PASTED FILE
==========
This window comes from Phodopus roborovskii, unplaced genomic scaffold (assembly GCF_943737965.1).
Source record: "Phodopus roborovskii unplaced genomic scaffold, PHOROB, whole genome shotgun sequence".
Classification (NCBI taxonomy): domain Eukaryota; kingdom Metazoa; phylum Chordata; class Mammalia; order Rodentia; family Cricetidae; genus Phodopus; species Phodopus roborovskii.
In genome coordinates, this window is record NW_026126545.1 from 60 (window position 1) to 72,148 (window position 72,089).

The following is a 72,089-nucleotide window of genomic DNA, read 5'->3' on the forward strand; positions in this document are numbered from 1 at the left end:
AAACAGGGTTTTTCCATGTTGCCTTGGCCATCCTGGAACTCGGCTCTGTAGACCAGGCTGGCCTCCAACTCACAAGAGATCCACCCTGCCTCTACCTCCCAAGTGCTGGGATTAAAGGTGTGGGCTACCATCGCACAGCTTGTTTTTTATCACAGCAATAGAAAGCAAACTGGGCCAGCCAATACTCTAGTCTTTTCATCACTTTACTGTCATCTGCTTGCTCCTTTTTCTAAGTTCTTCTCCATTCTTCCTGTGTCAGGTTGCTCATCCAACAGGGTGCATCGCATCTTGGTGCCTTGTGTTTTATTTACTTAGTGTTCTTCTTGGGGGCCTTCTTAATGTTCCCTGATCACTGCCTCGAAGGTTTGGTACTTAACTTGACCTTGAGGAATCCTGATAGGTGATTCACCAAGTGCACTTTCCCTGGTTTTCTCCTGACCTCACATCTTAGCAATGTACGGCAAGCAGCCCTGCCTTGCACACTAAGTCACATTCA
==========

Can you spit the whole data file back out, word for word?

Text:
This window comes from Phodopus roborovskii, unplaced genomic scaffold (assembly GCF_943737965.1).
Source record: "Phodopus roborovskii unplaced genomic scaffold, PHOROB, whole genome shotgun sequence".
Classification (NCBI taxonomy): domain Eukaryota; kingdom Metazoa; phylum Chordata; class Mammalia; order Rodentia; family Cricetidae; genus Phodopus; species Phodopus roborovskii.
In genome coordinates, this window is record NW_026126545.1 from 60 (window position 1) to 72,148 (window position 72,089).

The following is a 72,089-nucleotide window of genomic DNA, read 5'->3' on the forward strand; positions in this document are numbered from 1 at the left end:
AAACAGGGTTTTTCCATGTTGCCTTGGCCATCCTGGAACTCGGCTCTGTAGACCAGGCTGGCCTCCAACTCACAAGAGATCCACCCTGCCTCTACCTCCCAAGTGCTGGGATTAAAGGTGTGGGCTACCATCGCACAGCTTGTTTTTTATCACAGCAATAGAAAGCAAACTGGGCCAGCCAATACTCTAGTCTTTTCATCACTTTACTGTCATCTGCTTGCTCCTTTTTCTAAGTTCTTCTCCATTCTTCCTGTGTCAGGTTGCTCATCCAACAGGGTGCATCGCATCTTGGTGCCTTGTGTTTTATTTACTTAGTGTTCTTCTTGGGGGCCTTCTTAATGTTCCCTGATCACTGCCTCGAAGGTTTGGTACTTAACTTGACCTTGAGGAATCCTGATAGGTGATTCACCAAGTGCACTTTCCCTGGTTTTCTCCTGACCTCACATCTTAGCAATGTACGGCAAGCAGCCCTGCCTTGCACACTAAGTCACATTCA